42 Pages Posted: 15 Jul 2012 Last revised: 15 Aug 2012
Date Written: 2012
This project evaluates whether televised attack advertising has detrimental effects on the electoral performance of state supreme court justices seeking reelection. I examine this question by estimating theoretically specified models of vote shares that include all televised messages for incumbents and challengers in 76 partisan and nonpartisan elections in nineteen states from 2002 through 2006. I also rely on CMAG advertising data and campaign finance measures to disentangle the effects of advertising from campaign spending. Results show that attacks have deleterious effects on the incumbency advantage but only in nonpartisan elections. In this regard, the preference for nonpartisan elections among many reform advocates has rendered some concerns about the pernicious effects of negativity into self-fulfilling prophecies. More broadly, these findings demonstrate the powerful force of institutional arrangements in shaping democratic politics and highlight striking similarities between state supreme court elections and elections to other important offices in the United States.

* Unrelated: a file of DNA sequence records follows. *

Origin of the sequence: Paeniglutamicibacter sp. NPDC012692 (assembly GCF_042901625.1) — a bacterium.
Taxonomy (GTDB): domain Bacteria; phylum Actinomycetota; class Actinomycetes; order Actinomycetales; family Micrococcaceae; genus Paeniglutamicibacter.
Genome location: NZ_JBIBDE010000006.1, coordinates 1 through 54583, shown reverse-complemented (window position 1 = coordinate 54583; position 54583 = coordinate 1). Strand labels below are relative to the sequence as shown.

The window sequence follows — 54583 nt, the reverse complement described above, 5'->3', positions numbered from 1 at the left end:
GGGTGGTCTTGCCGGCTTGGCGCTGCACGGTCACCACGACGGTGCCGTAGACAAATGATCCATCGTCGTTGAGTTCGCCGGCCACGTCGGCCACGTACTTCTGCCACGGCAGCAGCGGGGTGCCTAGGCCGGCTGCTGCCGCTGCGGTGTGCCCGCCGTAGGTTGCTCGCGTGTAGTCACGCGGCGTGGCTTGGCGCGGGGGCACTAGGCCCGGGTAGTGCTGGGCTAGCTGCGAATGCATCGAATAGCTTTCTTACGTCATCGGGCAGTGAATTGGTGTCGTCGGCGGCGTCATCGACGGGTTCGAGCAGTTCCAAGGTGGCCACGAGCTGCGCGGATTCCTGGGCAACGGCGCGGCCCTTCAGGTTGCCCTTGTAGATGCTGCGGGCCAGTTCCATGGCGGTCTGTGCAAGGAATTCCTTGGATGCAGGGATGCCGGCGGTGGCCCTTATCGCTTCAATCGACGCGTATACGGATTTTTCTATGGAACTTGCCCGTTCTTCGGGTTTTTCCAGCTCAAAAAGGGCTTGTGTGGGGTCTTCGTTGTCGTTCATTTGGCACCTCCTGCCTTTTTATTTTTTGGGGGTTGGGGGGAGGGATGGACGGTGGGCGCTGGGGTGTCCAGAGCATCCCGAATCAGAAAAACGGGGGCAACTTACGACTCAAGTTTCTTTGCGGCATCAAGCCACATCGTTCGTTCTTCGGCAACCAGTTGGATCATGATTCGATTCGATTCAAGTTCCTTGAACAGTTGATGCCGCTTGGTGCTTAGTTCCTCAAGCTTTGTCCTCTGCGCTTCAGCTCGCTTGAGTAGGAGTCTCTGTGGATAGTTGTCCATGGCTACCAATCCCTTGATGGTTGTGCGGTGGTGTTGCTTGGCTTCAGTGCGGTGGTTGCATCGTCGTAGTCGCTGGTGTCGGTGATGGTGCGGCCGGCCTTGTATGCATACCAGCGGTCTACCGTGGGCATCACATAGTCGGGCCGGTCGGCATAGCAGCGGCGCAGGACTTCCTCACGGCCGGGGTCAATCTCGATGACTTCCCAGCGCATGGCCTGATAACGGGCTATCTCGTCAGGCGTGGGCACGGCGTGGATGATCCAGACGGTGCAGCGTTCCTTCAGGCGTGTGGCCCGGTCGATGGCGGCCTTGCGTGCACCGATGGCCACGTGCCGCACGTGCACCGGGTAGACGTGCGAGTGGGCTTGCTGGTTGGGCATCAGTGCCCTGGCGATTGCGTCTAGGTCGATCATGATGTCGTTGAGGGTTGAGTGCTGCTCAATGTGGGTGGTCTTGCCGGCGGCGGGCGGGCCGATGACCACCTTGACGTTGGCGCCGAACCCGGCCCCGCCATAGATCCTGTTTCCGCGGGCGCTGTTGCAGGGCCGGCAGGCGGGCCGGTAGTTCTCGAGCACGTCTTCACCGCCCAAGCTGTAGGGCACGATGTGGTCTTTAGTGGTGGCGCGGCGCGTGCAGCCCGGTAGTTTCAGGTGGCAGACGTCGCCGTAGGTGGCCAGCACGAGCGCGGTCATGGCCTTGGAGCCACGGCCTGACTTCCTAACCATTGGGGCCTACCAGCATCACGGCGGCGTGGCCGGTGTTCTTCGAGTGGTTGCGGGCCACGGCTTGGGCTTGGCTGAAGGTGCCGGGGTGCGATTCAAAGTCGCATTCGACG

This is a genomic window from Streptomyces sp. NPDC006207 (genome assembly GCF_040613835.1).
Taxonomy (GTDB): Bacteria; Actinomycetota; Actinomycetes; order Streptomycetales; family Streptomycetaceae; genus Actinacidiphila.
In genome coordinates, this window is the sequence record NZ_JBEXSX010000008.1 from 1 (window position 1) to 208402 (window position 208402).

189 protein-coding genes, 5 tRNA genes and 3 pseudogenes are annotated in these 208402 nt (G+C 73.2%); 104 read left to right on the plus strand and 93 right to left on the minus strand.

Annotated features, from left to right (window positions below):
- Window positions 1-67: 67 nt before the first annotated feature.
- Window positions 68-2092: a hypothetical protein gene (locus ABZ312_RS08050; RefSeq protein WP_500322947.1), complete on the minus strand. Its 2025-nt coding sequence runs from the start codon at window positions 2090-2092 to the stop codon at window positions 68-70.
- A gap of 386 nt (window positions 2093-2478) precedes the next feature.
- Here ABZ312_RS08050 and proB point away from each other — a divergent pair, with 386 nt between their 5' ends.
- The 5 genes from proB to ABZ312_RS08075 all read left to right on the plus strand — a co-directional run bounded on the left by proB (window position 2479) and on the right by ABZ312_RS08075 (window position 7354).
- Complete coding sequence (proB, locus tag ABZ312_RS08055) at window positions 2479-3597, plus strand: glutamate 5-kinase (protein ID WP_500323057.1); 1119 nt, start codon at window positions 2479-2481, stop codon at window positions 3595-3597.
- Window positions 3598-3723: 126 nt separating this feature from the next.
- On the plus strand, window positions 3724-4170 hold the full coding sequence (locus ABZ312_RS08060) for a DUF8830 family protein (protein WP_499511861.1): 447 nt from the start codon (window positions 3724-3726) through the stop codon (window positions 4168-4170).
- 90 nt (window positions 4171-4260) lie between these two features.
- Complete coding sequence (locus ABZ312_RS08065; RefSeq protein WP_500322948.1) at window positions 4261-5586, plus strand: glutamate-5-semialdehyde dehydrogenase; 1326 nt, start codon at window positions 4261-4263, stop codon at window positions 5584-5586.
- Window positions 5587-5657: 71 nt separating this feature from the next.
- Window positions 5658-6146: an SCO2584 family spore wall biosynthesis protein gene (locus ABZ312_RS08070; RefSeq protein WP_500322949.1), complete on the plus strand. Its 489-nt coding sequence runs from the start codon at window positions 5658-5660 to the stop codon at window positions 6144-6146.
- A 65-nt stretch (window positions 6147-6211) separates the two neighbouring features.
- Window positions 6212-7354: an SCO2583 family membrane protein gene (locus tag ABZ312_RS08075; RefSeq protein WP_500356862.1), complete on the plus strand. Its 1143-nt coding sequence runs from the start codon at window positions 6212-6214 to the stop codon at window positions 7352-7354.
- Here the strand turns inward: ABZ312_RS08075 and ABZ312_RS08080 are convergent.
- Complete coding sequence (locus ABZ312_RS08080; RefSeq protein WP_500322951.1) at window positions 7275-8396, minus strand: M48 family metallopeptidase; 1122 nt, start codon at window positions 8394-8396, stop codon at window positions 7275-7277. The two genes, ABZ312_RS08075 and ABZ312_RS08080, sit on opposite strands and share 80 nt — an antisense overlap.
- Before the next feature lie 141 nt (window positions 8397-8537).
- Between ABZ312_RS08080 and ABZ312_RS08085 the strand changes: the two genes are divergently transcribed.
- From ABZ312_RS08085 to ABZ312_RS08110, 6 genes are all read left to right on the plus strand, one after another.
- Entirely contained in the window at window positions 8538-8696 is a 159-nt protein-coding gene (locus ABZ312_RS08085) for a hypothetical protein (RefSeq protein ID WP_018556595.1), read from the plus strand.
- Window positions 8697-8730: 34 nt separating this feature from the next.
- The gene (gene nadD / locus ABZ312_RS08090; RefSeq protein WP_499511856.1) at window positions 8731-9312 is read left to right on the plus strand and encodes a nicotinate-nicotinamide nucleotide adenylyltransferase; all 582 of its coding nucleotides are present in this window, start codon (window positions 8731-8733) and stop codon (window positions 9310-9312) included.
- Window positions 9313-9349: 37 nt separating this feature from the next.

Suggested Citation: Suggested Citation
Hall, Melinda Gann, Attack Advertising in State Supreme Courts: Evaluating the Conditional Effects of Ballot Type (2012). APSA 2012 Annual Meeting Paper. Available at SSRN: https://ssrn.com/abstract=2107525